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accrue

[uh-kroo]
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verb (used without object), ac·crued, ac·cru·ing.
  1. to happen or result as a natural growth, addition, etc.
  2. to be added as a matter of periodic gain or advantage, as interest on money.
  3. Law. to become a present and enforceable right or demand.

Origin of accrue

1425–75; late Middle English acruen, acrewen, probably < Anglo-French accru(e), Middle French accreu(e), past participle of ac(c)reistre to increase < Latin accrēscere grow. See ac-, crew1, accretion
Related formsac·cru·a·ble, adjectiveac·crue·ment, nounnon·ac·crued, adjectivenon·ac·cru·ing, adjectivesu·per·ac·crue, verb (used without object), su·per·ac·crued, su·per·ac·cru·ing.un·ac·crued, adjective

Synonyms

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1, 2. accumulate, collect, grow, increase.

Antonyms

1, 2. dwindle, decrease, diminish, lessen, dissipate.
Dictionary.com Unabridged Based on the Random House Unabridged Dictionary, © Random House, Inc. 2018

Examples from the Web for accruing

Contemporary Examples

Historical Examples

  • The accruing revelations of human origin were all that she could bear.

  • In his own pocket he dropped the 85 cents accruing to him by virtue of his chemical knowledge.

  • Sixty penalties have been reckoned as accruing upon excommunication.

  • It does not appear that the accruing interest on this great debt was ever paid out of the revenues of the Empire.

  • To their thinking, women were occasionally very convenient as being the depositaries of some of the accruing wealth of the world.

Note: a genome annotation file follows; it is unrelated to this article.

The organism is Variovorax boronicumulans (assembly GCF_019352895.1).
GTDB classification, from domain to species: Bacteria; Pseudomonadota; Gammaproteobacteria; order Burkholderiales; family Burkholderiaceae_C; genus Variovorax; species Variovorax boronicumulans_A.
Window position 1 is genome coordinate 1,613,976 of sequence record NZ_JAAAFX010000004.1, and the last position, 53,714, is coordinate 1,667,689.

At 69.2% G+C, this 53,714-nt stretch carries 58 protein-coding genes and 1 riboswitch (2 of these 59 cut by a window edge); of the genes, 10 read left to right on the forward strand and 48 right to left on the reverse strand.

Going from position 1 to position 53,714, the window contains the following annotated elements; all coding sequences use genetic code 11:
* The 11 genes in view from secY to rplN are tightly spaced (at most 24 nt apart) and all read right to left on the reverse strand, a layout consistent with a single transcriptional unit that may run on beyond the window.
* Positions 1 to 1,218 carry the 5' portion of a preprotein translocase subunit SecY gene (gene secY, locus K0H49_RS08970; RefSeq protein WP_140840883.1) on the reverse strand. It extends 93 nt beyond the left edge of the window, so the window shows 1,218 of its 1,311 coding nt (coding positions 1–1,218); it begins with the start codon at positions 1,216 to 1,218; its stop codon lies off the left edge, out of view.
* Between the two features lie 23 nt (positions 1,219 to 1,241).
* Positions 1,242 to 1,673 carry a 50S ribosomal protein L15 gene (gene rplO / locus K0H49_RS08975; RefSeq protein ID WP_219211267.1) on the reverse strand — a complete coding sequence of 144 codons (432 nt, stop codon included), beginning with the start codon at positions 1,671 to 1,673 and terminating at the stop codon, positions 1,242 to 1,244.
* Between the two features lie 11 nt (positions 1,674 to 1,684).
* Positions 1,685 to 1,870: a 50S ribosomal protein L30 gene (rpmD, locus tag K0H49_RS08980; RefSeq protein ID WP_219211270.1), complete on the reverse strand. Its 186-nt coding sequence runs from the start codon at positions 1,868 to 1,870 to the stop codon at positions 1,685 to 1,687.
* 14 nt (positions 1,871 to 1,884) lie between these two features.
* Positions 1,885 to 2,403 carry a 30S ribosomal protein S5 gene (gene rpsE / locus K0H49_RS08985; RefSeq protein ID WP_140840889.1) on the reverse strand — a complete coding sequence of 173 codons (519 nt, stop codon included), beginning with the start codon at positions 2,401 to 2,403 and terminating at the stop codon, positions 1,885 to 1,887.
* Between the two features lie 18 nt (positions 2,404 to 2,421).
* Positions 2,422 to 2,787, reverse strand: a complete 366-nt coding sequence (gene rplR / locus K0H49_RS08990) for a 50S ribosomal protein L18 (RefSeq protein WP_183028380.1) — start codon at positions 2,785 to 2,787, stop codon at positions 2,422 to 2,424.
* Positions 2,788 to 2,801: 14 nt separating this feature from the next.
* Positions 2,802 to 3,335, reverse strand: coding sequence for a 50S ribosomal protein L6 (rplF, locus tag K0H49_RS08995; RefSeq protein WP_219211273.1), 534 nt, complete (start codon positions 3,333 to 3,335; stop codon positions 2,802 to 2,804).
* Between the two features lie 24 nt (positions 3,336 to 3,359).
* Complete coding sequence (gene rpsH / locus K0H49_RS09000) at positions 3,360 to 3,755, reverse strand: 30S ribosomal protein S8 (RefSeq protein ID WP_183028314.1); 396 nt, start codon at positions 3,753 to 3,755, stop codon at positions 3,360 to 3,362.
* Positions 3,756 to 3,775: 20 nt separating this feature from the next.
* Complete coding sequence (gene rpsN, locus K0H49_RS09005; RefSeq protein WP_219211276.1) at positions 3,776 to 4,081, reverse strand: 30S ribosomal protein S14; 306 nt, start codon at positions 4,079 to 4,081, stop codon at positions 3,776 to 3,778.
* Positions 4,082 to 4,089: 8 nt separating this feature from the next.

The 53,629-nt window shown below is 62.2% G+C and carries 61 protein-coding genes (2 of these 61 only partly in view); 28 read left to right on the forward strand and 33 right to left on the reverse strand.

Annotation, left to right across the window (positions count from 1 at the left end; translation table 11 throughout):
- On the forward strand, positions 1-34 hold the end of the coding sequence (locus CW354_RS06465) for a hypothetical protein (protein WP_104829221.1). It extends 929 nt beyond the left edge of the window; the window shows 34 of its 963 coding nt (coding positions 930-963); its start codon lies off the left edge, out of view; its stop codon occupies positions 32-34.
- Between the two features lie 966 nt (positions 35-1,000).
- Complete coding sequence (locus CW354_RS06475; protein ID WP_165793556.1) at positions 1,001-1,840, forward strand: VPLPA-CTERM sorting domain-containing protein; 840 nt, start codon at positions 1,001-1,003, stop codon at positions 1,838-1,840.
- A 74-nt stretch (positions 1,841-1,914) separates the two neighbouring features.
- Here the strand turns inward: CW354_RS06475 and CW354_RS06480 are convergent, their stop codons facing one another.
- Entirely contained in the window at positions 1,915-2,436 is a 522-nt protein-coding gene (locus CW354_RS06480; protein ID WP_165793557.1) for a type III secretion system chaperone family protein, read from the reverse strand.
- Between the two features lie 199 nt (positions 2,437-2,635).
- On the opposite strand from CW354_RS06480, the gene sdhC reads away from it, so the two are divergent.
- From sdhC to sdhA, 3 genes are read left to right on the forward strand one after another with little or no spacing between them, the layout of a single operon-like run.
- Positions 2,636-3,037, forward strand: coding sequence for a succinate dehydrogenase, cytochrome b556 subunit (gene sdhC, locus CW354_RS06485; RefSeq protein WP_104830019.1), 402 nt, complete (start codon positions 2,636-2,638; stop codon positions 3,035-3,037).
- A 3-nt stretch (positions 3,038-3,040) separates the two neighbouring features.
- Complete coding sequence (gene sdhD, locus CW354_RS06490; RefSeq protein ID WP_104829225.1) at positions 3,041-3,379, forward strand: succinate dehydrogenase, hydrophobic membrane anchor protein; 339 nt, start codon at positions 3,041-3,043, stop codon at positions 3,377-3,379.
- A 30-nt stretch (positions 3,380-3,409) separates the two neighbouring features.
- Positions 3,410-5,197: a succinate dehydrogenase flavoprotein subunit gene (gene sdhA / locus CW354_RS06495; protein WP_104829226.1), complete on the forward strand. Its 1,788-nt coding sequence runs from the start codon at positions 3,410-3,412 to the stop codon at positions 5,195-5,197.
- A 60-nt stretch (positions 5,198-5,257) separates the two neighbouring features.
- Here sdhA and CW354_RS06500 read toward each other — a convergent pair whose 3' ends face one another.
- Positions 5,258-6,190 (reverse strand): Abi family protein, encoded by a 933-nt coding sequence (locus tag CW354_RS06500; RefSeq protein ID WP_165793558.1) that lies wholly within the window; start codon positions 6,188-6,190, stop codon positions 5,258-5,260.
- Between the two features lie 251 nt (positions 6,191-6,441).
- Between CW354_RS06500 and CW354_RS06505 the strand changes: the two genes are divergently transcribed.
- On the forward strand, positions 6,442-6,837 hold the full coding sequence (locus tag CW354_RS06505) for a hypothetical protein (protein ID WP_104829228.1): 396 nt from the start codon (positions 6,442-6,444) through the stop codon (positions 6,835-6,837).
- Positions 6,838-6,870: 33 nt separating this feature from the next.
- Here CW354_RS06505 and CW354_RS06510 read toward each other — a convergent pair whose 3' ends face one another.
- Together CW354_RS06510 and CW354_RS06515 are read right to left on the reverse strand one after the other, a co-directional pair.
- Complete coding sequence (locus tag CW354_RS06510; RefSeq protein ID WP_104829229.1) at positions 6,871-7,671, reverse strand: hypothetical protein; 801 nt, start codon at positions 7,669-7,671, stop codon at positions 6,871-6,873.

Ayala's Angel

    Anthony Trollope


British Dictionary definitions for accruing

accrue

verb -crues, -cruing or -crued (intr)
  1. to increase by growth or addition, esp (of capital) to increase by periodic addition of interest
  2. (often foll by to) to fall naturally (to); come into the possession (of); result (for)
  3. law (of a right or demand) to become capable of being enforced

Word Origin

C15: from Old French accreue growth, ultimately from Latin accrēscere to increase, from ad- to, in addition + crēscere to grow
Collins English Dictionary - Complete & Unabridged 2012 Digital Edition © William Collins Sons & Co. Ltd. 1979, 1986 © HarperCollins Publishers 1998, 2000, 2003, 2005, 2006, 2007, 2009, 2012

Word Origin and History for accruing

accrue

v.

mid-15c., from Old French acreue "growth, increase, what has grown," fem. of acreu, past participle of acreistre (Modern French accroître) "to increase," from Latin accrescere (see accretion). Related: Accrued; accruing. Apparently a verb from a French noun because there is no English verb to go with it until much later, unless the record is defective.

Online Etymology Dictionary, © 2010 Douglas Harper